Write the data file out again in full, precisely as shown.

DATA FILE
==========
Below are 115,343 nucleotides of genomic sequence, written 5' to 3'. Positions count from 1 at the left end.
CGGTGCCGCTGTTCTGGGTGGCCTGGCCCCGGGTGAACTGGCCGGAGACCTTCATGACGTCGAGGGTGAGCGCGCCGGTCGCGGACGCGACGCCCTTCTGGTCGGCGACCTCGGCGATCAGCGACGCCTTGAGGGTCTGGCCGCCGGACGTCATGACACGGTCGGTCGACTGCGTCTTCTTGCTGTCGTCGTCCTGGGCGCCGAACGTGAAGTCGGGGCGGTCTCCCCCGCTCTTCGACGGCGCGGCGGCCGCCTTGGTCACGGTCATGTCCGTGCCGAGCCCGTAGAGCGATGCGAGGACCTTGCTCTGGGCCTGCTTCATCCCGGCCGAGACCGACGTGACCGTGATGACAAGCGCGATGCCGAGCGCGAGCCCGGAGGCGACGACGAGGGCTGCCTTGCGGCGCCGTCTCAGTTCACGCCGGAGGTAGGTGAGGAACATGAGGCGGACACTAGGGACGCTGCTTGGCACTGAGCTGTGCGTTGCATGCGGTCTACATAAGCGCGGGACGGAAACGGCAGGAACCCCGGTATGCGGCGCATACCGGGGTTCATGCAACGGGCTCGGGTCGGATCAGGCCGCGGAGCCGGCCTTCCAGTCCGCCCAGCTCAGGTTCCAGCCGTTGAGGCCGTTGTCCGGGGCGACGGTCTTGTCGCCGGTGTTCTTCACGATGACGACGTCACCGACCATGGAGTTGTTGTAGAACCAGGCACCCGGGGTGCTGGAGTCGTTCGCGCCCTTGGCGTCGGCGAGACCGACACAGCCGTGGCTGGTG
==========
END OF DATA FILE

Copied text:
Below are 115,343 nucleotides of genomic sequence, written 5' to 3'. Positions count from 1 at the left end.
CGGTGCCGCTGTTCTGGGTGGCCTGGCCCCGGGTGAACTGGCCGGAGACCTTCATGACGTCGAGGGTGAGCGCGCCGGTCGCGGACGCGACGCCCTTCTGGTCGGCGACCTCGGCGATCAGCGACGCCTTGAGGGTCTGGCCGCCGGACGTCATGACACGGTCGGTCGACTGCGTCTTCTTGCTGTCGTCGTCCTGGGCGCCGAACGTGAAGTCGGGGCGGTCTCCCCCGCTCTTCGACGGCGCGGCGGCCGCCTTGGTCACGGTCATGTCCGTGCCGAGCCCGTAGAGCGATGCGAGGACCTTGCTCTGGGCCTGCTTCATCCCGGCCGAGACCGACGTGACCGTGATGACAAGCGCGATGCCGAGCGCGAGCCCGGAGGCGACGACGAGGGCTGCCTTGCGGCGCCGTCTCAGTTCACGCCGGAGGTAGGTGAGGAACATGAGGCGGACACTAGGGACGCTGCTTGGCACTGAGCTGTGCGTTGCATGCGGTCTACATAAGCGCGGGACGGAAACGGCAGGAACCCCGGTATGCGGCGCATACCGGGGTTCATGCAACGGGCTCGGGTCGGATCAGGCCGCGGAGCCGGCCTTCCAGTCCGCCCAGCTCAGGTTCCAGCCGTTGAGGCCGTTGTCCGGGGCGACGGTCTTGTCGCCGGTGTTCTTCACGATGACGACGTCACCGACCATGGAGTTGTTGTAGAACCAGGCACCCGGGGTGCTGGAGTCGTTCGCGCCCTTGGCGTCGGCGAGACCGACACAGCCGTGGCTGGTG